Tuesday, March 2, 2010

Why I Make Art (Part 1)

It is typical for artists who become serious about their work to seek out venues to display it. As with writers seeking publication, there are certain processes which have evolved. Writers may grumble about the query letter process as inefficient, but it does serve a useful purpose. The managing editor can determine from your query whether you have the ability to convey a coherent thought, know how to structure sentences or have an idea that is suited to the publication.

At a Duluth Art Institute Nexus meeting last month, Curator David Hodges outlined a system for presenting proposals to gallery curators for consideration. Samples of one's work and a resume were important. An "Exhibition Statement" was also a piece to include. And finally, a statement regarding your personal philosophy toward why you make art and what you are trying to say. Here's my first stab at an Artist's Statement.

Miscellaneous Thoughts About Why I Make Art

Every artist works within a context. My early development occurred in the Sixties and Seventies. There were so many cultural currents at play during those years that I studied painting and drawing at Ohio University (1970-74). Pop was becoming vogue, but most of us were not attracted to it. Abstract expressionism held sway over many of us. The minimalist movement was reaching its climax (zero) and conceptual art was receiving nods of approval from the critics. Then there were those who pushed the notion that artists are the vanguard of the revolution, and to ignore political purposes in one’s work was to be irrelevant.

My own personal quest at the time was to find my own voice, to not imitate trends that might be here today and gone tomorrow. Being a creative being was in my blood, in my genes and my soul. The question then was how to express these creative urges in a manner which was personally meaningful.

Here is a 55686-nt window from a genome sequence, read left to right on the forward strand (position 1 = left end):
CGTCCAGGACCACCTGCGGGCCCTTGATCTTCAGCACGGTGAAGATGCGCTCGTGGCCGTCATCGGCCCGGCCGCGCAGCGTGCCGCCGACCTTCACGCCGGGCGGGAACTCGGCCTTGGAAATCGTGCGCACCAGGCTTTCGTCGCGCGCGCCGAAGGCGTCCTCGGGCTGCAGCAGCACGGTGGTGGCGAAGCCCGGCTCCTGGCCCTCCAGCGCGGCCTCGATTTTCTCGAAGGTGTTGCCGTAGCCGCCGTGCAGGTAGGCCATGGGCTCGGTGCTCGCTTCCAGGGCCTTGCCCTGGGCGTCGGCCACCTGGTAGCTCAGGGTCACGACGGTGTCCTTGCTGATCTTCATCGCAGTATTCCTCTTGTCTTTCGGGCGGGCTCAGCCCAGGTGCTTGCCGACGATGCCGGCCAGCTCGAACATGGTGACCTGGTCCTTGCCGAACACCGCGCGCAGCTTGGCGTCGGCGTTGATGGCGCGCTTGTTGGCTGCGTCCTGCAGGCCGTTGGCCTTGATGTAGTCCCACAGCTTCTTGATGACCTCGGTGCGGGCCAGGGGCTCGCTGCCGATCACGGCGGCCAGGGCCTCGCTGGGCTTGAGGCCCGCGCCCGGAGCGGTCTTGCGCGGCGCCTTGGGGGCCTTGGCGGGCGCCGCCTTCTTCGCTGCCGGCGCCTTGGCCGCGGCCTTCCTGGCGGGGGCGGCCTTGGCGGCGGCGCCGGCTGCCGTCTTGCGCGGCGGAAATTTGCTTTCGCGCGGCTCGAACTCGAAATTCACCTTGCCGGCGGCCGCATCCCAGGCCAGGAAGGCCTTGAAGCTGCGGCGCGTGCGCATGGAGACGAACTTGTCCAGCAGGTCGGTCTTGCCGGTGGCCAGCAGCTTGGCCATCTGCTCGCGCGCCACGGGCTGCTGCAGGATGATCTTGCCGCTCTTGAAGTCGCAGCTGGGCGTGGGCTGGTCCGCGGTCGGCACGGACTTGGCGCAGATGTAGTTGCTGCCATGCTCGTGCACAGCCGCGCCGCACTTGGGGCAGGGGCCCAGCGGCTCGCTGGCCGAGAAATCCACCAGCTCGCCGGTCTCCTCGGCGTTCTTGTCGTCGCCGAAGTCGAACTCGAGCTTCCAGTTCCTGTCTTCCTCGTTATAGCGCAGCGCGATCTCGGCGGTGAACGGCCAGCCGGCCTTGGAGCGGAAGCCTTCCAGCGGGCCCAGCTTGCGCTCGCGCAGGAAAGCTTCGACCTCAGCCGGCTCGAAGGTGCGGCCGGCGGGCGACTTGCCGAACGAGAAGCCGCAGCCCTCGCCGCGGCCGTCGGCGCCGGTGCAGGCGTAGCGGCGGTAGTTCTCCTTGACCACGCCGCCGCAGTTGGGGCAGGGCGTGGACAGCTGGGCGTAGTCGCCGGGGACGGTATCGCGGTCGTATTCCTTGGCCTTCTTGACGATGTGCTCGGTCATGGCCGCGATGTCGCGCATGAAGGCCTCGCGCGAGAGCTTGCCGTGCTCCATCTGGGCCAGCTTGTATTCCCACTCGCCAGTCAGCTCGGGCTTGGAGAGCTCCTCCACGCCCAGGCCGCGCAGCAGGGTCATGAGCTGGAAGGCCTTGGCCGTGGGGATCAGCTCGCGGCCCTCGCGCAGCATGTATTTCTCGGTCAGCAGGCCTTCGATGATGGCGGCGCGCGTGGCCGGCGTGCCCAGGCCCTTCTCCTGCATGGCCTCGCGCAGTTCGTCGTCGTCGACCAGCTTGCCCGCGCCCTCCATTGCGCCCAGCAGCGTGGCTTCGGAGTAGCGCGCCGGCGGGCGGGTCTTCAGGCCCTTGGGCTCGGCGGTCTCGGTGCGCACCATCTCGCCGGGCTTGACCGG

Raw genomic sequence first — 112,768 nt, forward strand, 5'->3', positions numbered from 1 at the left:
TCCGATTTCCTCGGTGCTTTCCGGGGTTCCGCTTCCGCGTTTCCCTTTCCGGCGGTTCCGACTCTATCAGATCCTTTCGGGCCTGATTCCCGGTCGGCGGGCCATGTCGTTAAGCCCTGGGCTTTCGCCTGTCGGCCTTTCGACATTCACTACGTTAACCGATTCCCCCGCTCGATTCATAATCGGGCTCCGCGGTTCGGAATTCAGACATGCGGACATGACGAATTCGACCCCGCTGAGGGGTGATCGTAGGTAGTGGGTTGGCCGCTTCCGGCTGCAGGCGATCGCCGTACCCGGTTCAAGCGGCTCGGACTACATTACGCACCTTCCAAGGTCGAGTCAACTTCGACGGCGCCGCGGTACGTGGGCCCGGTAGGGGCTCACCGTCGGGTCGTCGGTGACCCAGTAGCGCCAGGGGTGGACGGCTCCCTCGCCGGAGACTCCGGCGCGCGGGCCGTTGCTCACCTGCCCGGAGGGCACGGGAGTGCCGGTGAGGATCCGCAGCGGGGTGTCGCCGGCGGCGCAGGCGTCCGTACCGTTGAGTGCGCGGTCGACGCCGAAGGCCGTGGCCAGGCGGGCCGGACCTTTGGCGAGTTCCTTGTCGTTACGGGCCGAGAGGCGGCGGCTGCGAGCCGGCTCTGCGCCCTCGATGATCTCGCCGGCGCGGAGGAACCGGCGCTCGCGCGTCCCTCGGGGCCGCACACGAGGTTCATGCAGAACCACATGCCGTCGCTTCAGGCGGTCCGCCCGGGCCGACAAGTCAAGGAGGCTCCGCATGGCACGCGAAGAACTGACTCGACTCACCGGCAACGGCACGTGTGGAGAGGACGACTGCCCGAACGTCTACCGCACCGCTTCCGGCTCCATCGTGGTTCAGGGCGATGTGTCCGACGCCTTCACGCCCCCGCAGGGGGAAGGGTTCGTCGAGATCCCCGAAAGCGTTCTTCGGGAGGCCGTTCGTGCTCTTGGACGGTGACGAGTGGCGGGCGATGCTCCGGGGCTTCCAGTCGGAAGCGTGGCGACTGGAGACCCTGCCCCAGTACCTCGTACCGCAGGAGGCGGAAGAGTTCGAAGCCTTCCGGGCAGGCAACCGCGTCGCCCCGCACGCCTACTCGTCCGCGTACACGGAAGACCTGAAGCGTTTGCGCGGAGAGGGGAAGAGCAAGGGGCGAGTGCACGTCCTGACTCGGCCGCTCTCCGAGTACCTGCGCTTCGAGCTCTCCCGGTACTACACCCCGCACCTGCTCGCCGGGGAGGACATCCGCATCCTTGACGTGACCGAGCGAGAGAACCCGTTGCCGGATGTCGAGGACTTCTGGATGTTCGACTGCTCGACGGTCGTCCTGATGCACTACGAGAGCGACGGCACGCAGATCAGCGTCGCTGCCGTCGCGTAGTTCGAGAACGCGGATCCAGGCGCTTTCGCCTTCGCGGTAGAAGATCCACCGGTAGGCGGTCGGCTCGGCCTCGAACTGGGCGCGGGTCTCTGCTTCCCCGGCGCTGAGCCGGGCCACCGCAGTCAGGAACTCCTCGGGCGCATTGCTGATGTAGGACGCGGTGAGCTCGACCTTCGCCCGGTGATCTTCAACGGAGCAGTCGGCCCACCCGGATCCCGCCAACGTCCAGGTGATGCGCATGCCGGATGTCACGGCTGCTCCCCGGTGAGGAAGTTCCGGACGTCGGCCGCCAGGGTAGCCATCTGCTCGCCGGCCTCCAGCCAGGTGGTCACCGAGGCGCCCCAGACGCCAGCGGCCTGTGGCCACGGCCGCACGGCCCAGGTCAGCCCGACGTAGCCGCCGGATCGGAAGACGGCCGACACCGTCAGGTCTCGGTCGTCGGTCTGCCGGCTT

One of my driving motivations was to be like Picasso, not in his style or modes of expression, but in creating a life that was original. I saw Picasso as a stone that had been thrown into a pond, his imitators being the ripples that flowed outward, influenced by the stone’s collision with the surface of the water. I aimed to be a my own stone, making a singular splash. If I did not create ripples, followers, or have influence, the important thing was to make my own splash in my own way.

During my college years I filled more than 50 sketchbooks with drawings and produced nearly 200 paintings. I participated in a number of shows including a Morristown, New Jersey competition by invitation. My work was reviewed by a New York gallery and I was invited to be part of a three-man show in Manhattan. Several leading New York publishers evaluated my work and one wrote that it would be interesting to see where I would be in 5 years, that she would not be surprised if I were the next Peter Max.

When I finished college, however, I was not prepared for the transition from the academic culture to the “real world” off campus. I had not developed a plan, and fell into a self-destructive period which ultimately resulted in the burning of my sketchbooks and the destruction of most of my paintings. This period of my life has been summed up in the opening paragraphs of my short story Terrorists Preying, which has now been translated into French by Aude Fondard.